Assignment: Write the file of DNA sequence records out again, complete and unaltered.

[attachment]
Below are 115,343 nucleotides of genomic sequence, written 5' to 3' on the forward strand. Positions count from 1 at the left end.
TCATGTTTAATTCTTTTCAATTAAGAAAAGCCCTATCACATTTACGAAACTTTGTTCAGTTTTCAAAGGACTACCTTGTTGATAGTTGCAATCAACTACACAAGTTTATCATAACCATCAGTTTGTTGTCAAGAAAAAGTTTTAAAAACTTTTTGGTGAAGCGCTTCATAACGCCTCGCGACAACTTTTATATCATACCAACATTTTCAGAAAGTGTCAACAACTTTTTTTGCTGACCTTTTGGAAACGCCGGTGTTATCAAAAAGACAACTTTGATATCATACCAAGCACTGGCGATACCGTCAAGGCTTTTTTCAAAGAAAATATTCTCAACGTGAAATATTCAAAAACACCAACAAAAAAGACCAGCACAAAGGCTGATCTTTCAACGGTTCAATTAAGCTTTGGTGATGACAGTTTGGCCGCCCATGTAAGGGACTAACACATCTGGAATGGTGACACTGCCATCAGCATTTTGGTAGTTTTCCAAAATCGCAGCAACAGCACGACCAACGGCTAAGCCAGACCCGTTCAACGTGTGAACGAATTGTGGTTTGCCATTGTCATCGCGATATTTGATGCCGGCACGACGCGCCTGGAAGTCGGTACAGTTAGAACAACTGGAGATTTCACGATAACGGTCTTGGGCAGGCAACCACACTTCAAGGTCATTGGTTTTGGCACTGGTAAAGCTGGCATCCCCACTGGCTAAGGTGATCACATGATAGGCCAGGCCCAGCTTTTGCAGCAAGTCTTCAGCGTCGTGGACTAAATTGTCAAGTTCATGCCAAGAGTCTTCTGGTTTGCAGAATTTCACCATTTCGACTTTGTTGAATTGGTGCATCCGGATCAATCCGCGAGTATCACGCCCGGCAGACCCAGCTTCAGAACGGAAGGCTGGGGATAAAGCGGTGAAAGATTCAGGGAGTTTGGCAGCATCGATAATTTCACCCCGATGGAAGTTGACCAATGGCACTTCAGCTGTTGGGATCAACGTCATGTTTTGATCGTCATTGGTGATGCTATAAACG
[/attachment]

Below are 115,343 nucleotides of genomic sequence, written 5' to 3' on the forward strand. Positions count from 1 at the left end.
TCATGTTTAATTCTTTTCAATTAAGAAAAGCCCTATCACATTTACGAAACTTTGTTCAGTTTTCAAAGGACTACCTTGTTGATAGTTGCAATCAACTACACAAGTTTATCATAACCATCAGTTTGTTGTCAAGAAAAAGTTTTAAAAACTTTTTGGTGAAGCGCTTCATAACGCCTCGCGACAACTTTTATATCATACCAACATTTTCAGAAAGTGTCAACAACTTTTTTTGCTGACCTTTTGGAAACGCCGGTGTTATCAAAAAGACAACTTTGATATCATACCAAGCACTGGCGATACCGTCAAGGCTTTTTTCAAAGAAAATATTCTCAACGTGAAATATTCAAAAACACCAACAAAAAAGACCAGCACAAAGGCTGATCTTTCAACGGTTCAATTAAGCTTTGGTGATGACAGTTTGGCCGCCCATGTAAGGGACTAACACATCTGGAATGGTGACACTGCCATCAGCATTTTGGTAGTTTTCCAAAATCGCAGCAACAGCACGACCAACGGCTAAGCCAGACCCGTTCAACGTGTGAACGAATTGTGGTTTGCCATTGTCATCGCGATATTTGATGCCGGCACGACGCGCCTGGAAGTCGGTACAGTTAGAACAACTGGAGATTTCACGATAACGGTCTTGGGCAGGCAACCACACTTCAAGGTCATTGGTTTTGGCACTGGTAAAGCTGGCATCCCCACTGGCTAAGGTGATCACATGATAGGCCAGGCCCAGCTTTTGCAGCAAGTCTTCAGCGTCGTGGACTAAATTGTCAAGTTCATGCCAAGAGTCTTCTGGTTTGCAGAATTTCACCATTTCGACTTTGTTGAATTGGTGCATCCGGATCAATCCGCGAGTATCACGCCCGGCAGACCCAGCTTCAGAACGGAAGGCTGGGGATAAAGCGGTGAAAGATTCAGGGAGTTTGGCAGCATCGATAATTTCACCCCGATGGAAGTTGACCAATGGCACTTCAGCTGTTGGGATCAACGTCATGTTTTGATCGTCATTGGTGATGCTATAAACG